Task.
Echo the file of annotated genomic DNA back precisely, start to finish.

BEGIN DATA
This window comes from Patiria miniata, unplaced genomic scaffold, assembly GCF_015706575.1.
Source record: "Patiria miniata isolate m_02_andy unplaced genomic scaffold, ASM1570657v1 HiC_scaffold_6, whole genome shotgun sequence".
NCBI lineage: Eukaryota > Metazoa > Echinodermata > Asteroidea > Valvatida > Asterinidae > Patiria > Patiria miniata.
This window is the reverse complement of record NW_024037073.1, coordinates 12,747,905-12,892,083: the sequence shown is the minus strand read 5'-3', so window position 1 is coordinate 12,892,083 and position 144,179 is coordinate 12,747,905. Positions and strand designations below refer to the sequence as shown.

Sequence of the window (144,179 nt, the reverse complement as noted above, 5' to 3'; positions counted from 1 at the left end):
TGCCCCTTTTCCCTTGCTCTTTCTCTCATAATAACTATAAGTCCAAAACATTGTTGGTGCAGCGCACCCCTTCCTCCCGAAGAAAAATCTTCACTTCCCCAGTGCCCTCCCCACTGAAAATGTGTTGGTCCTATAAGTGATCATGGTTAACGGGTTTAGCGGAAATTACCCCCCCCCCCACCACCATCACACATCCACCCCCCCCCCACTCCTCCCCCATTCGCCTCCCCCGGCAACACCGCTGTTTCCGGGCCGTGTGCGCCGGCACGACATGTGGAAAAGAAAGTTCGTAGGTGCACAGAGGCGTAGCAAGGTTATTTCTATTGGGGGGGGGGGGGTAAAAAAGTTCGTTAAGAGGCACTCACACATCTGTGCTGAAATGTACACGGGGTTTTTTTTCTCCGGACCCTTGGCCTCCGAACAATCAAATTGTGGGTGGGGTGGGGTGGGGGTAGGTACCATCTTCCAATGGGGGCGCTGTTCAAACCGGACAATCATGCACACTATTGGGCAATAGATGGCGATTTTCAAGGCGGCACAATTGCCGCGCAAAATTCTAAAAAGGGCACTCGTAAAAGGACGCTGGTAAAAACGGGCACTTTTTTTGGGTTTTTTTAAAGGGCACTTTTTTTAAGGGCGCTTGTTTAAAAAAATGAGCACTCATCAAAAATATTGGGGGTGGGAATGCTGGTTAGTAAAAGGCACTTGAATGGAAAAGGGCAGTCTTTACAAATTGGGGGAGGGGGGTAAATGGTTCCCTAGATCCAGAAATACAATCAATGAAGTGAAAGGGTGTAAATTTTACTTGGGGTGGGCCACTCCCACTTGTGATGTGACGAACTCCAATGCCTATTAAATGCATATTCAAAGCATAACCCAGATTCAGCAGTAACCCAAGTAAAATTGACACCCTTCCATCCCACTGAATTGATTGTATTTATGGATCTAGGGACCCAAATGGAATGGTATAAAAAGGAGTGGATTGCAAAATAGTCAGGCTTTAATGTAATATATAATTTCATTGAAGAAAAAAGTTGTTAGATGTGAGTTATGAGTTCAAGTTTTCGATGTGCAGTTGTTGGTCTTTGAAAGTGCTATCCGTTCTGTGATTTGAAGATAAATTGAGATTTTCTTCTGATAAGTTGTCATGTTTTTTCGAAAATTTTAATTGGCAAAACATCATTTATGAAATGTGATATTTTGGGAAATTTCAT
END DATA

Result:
This window comes from Patiria miniata, unplaced genomic scaffold, assembly GCF_015706575.1.
Source record: "Patiria miniata isolate m_02_andy unplaced genomic scaffold, ASM1570657v1 HiC_scaffold_6, whole genome shotgun sequence".
NCBI lineage: Eukaryota > Metazoa > Echinodermata > Asteroidea > Valvatida > Asterinidae > Patiria > Patiria miniata.
This window is the reverse complement of record NW_024037073.1, coordinates 12,747,905-12,892,083: the sequence shown is the minus strand read 5'-3', so window position 1 is coordinate 12,892,083 and position 144,179 is coordinate 12,747,905. Positions and strand designations below refer to the sequence as shown.

Sequence of the window (144,179 nt, the reverse complement as noted above, 5' to 3'; positions counted from 1 at the left end):
TGCCCCTTTTCCCTTGCTCTTTCTCTCATAATAACTATAAGTCCAAAACATTGTTGGTGCAGCGCACCCCTTCCTCCCGAAGAAAAATCTTCACTTCCCCAGTGCCCTCCCCACTGAAAATGTGTTGGTCCTATAAGTGATCATGGTTAACGGGTTTAGCGGAAATTACCCCCCCCCCCACCACCATCACACATCCACCCCCCCCCCACTCCTCCCCCATTCGCCTCCCCCGGCAACACCGCTGTTTCCGGGCCGTGTGCGCCGGCACGACATGTGGAAAAGAAAGTTCGTAGGTGCACAGAGGCGTAGCAAGGTTATTTCTATTGGGGGGGGGGGGGTAAAAAAGTTCGTTAAGAGGCACTCACACATCTGTGCTGAAATGTACACGGGGTTTTTTTTCTCCGGACCCTTGGCCTCCGAACAATCAAATTGTGGGTGGGGTGGGGTGGGGGTAGGTACCATCTTCCAATGGGGGCGCTGTTCAAACCGGACAATCATGCACACTATTGGGCAATAGATGGCGATTTTCAAGGCGGCACAATTGCCGCGCAAAATTCTAAAAAGGGCACTCGTAAAAGGACGCTGGTAAAAACGGGCACTTTTTTTGGGTTTTTTTAAAGGGCACTTTTTTTAAGGGCGCTTGTTTAAAAAAATGAGCACTCATCAAAAATATTGGGGGTGGGAATGCTGGTTAGTAAAAGGCACTTGAATGGAAAAGGGCAGTCTTTACAAATTGGGGGAGGGGGGTAAATGGTTCCCTAGATCCAGAAATACAATCAATGAAGTGAAAGGGTGTAAATTTTACTTGGGGTGGGCCACTCCCACTTGTGATGTGACGAACTCCAATGCCTATTAAATGCATATTCAAAGCATAACCCAGATTCAGCAGTAACCCAAGTAAAATTGACACCCTTCCATCCCACTGAATTGATTGTATTTATGGATCTAGGGACCCAAATGGAATGGTATAAAAAGGAGTGGATTGCAAAATAGTCAGGCTTTAATGTAATATATAATTTCATTGAAGAAAAAAGTTGTTAGATGTGAGTTATGAGTTCAAGTTTTCGATGTGCAGTTGTTGGTCTTTGAAAGTGCTATCCGTTCTGTGATTTGAAGATAAATTGAGATTTTCTTCTGATAAGTTGTCATGTTTTTTCGAAAATTTTAATTGGCAAAACATCATTTATGAAATGTGATATTTTGGGAAATTTCAT